The result is a management structure that is remarkably effective and flexible. ATLAS managers consistently scored in the top 5 percent of a benchmark scale that measures how they control, disseminate, and capitalize on the information capital in their organization. Marchand also found that the ATLAS management structure was effective at adapting to changing circumstances, temporarily switching to a more top-down paradigm during the core production phase of the experiment, when thousands of identical objects needed to be produced on assembly lines all over the world.

    This collaborative culture didn’t arise by chance; it was built into ATLAS from the beginning, according to Marchand. The original founders infused a collaborative ethic into every person that joined by eschewing personal credit, talking through conflicts face to face, and discussing almost everything in open meetings. But that ethic is codified nowhere; there is no written code of conduct. And yet it is embraced, almost religiously, by everyone that I spoke with.

    Collaboration members are sceptical of attributing individual credit to anything. Every paper includes the entire author list, and all of ATLAS’s outreach material is signed “The ATLAS Collaboration.” People are suspicious of those that are perceived to take too much personal credit in the media. One famous member of the collaboration (as well as a former rock star and host of the highly successful BBC series, Horizon) is looked upon dubiously by many, who see him as drawing too much attention to himself through his association with the experiment.

    3
    MIND THE GAP: Over 60 institutes collaborated to build and install a new detector layer inside a 9-millimeter gap between the beam pipe (the evacuated pipe inside of which protons circulate) and the original detector.ATLAS Experiment © 2014 CERN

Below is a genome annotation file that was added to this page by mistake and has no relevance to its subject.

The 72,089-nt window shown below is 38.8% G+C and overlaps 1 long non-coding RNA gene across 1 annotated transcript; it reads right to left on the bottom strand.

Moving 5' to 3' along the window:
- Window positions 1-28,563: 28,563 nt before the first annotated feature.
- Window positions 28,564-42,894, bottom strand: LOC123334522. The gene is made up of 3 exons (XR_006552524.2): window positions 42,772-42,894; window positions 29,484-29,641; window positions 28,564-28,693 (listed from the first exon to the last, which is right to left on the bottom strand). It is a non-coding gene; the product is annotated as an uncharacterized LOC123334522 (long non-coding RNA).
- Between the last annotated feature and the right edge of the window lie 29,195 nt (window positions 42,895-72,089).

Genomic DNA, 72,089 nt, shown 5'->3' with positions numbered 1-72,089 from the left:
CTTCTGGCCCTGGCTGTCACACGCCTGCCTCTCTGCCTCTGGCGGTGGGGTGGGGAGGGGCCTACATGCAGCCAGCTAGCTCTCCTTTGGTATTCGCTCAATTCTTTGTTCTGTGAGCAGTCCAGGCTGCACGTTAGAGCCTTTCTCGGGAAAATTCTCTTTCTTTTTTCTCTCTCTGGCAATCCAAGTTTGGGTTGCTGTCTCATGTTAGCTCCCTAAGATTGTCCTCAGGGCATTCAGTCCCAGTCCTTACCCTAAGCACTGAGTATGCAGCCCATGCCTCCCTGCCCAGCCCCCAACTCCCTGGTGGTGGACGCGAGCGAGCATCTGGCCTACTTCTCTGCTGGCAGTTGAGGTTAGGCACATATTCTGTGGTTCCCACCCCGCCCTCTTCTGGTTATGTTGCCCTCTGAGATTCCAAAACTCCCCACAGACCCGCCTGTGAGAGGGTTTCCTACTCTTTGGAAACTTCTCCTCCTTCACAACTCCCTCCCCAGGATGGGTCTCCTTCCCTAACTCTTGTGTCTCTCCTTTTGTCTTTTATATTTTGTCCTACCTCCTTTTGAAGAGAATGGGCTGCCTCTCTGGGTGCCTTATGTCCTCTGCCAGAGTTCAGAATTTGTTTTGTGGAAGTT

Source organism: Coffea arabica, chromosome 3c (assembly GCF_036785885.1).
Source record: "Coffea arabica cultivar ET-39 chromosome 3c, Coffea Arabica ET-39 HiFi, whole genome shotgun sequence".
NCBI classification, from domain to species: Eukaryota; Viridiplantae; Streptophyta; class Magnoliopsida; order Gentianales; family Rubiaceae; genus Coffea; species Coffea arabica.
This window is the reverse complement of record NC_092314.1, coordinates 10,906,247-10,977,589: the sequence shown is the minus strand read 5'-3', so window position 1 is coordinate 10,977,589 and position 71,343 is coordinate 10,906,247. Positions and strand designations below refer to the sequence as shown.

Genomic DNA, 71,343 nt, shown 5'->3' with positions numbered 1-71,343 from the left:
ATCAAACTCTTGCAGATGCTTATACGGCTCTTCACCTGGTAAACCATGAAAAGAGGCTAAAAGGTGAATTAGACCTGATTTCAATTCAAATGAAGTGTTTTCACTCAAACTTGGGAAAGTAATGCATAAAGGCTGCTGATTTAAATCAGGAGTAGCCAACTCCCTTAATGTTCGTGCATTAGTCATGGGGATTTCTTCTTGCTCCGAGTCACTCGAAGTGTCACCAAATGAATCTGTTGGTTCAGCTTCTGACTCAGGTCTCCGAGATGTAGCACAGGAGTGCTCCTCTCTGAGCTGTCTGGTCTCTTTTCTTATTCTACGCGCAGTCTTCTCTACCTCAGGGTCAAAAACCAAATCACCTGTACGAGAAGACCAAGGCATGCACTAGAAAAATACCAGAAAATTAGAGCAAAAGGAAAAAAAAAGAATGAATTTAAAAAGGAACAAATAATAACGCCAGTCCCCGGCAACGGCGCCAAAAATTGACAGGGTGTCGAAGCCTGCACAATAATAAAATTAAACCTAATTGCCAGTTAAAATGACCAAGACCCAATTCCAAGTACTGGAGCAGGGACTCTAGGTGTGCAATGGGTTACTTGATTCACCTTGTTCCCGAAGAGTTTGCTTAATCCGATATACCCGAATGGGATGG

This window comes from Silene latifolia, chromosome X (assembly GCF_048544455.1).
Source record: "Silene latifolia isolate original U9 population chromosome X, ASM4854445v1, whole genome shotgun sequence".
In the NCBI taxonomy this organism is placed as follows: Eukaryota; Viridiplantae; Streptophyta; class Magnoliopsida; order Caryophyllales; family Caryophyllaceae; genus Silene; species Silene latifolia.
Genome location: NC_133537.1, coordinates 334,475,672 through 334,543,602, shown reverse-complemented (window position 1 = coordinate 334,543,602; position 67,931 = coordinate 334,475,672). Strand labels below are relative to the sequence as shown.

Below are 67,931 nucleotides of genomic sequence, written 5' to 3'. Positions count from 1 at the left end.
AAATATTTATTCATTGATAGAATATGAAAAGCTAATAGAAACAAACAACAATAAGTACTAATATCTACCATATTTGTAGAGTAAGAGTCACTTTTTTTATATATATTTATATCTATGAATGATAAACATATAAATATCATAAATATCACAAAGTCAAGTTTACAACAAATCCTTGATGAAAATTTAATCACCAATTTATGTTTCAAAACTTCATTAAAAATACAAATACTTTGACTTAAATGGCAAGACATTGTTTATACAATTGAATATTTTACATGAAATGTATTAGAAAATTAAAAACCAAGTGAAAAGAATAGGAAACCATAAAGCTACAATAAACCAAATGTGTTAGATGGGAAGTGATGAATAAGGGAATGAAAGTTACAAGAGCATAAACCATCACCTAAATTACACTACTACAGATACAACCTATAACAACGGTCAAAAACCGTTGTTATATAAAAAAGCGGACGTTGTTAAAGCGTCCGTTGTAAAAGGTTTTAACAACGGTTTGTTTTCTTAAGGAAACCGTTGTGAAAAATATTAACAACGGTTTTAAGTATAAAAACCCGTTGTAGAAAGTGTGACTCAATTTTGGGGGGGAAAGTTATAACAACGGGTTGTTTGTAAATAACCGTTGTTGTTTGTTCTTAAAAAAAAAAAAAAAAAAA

In searching for genius at ATLAS, and other experiments at CERN, it seems almost impossible to point at anything other than the collaborations themselves. More than any individual, including the theorists who suggest new physics and the founders of experimental programs, it is the collaborations that reflect the hallmarks of genius: imagination, persistence, open-mindedness, and accomplishment.

    The results speak for themselves: ATLAS has already reached its first key objective in just one-tenth of its projected lifetime, and continues to evolve in a highly collaborative way. This May, one of the first upgrades to the detector was installed. Called the Insertable B-Layer (IBL), it grew out of a task force formed near the end of ATLAS’s initial commissioning period, in 2008, with the express goal of documenting why inserting another layer of detector into a 9-millimeter clearance space just next to the beam pipe was considered impossible.

    Consummate opportunists, the task force members instead came up with a design that quickly turned into a new subproject. And though it’s barely larger than a shoebox, the IBL’s construction involved more than 60 institutes all over the world, because everyone wanted to be involved in this exciting new thing. When it came time to slide the Insertable B-layer sub-detector into its home in the heart of ATLAS earlier this year, with only a fraction of a millimeter of clearance over 7 meters in length, the task was accomplished in just two hours—without a hitch.

    Fresh opportunities for new genius abound. Gianotti singles out dark matter as an example, saying “96 percent of the universe is dark. We don’t know what it’s made of and it doesn’t interact with our instruments. We have no clue,” she says. “So there is a lot of space for genius.” But instead of coming from the wild-haired scientist holding a piece of chalk or tinkering in the laboratory, that genius may come from thousands of people working together.

    Neal Hartman is a mechanical engineer with Lawrence Berkeley National Laboratory that has been working with the ATLAS collaboration at CERN for almost 15 years. He spends much of his time on outreach and education in both physics and general science, including running CineGlobe, a science-inspired film festival at CERN.

    See the full article, with notes, here.